Chihiro Honda is a Ph.D. student in cognitive psychology. She was born in Japan and came to the United States in 2010 to further her education. She received her B.A. in psychology from the California State Polytechnic University, Pomona, where her research focused on mental representation of emotion in bilingual speakers in Dr. Nancy Alvarado’s cognitive lab, as well as bilingual language processing by using the Taboo Stroop Task in Dr. Eleonora Rossi’s EEG lab. In addition to being bilingual, her passion for music amplified her interests in cognitive psychology. Since childhood, she has enjoyed playing music; she learned the classical piano, trumpet, drum, guitar, and some Japanese traditional instruments. Currently, she works with Dr. Pfordresher at the Auditory Perception and Action Lab on language acquisition and pitch imitation. To learn more about Chihiro and her current projects, please visit buffalo.edu/~chihiroh
Yan Chen is a Ph.D. student in Psychology working with Dr. Pfordresher at the Auditory Perception and Action Lab. Her current research focuses on the sensorimotor mechanisms in pitch imitation. She has been interested in music since childhood and she enjoys playing the piano in her free time.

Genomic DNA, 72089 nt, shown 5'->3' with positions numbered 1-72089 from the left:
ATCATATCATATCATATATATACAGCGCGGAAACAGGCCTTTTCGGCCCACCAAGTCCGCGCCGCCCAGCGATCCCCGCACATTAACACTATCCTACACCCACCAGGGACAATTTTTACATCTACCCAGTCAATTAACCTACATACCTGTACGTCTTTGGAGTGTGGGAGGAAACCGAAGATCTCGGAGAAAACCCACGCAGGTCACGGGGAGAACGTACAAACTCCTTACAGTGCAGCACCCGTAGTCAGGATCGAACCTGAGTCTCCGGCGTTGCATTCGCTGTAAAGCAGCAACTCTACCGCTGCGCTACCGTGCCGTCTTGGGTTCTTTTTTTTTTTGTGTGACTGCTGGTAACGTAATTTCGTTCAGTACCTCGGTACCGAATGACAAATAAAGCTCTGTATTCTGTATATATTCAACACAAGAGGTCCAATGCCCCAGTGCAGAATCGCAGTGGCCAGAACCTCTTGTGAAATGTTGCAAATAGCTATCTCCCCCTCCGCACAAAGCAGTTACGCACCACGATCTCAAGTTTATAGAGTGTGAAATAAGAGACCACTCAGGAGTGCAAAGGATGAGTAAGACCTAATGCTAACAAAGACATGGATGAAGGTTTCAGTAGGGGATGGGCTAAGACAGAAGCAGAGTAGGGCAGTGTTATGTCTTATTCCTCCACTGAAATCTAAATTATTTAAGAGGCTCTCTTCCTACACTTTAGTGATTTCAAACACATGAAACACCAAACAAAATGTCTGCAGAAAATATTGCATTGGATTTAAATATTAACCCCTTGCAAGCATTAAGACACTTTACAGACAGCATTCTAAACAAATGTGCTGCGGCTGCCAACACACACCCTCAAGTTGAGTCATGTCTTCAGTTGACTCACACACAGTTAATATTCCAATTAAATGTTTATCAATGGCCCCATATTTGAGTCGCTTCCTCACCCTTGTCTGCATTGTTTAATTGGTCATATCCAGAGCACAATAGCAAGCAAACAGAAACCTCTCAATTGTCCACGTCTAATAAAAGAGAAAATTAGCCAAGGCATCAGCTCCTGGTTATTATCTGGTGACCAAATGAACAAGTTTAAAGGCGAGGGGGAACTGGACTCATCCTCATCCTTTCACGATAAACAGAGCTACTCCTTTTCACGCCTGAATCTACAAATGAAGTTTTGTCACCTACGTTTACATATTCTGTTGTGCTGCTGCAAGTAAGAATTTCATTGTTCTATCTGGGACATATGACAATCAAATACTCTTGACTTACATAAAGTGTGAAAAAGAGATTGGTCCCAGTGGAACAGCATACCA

Nicole Coleman is a cognitive Ph.D. student working with Dr. Pfordresher in the Auditory Perception and Action Lab. She received her B.A. from Capital University in Columbus, Ohio. There, she studied music’s influence on individual time perception in Dr. Nicholas Van Horn’s Cognitive Lab. She began playing the violin at a young age which sparked her interest in how music can affect aspects of everyday life. To pursue this interest, her current research focuses on timing in speech and music production.
David Vollweiler is a student in the MS Data Analytics in the Social Sciences program and is the Lab Manager for the Auditory Perception and Action Lab. He earned his BA in Psychology from UB in 2021 where he worked as an Undergraduate Research Assistant in APAL. He has been interested in music since childhood and has learned to play the trumpet and sing. His current research focuses on the association between involuntary musical imagery (commonly referred to as “earworms”) and music perception and musical abilities. He is also contributing to the on-going Grammy Foundation funded project that compares the effects of singing versus mental imagery training on overall pitch imitation abilities.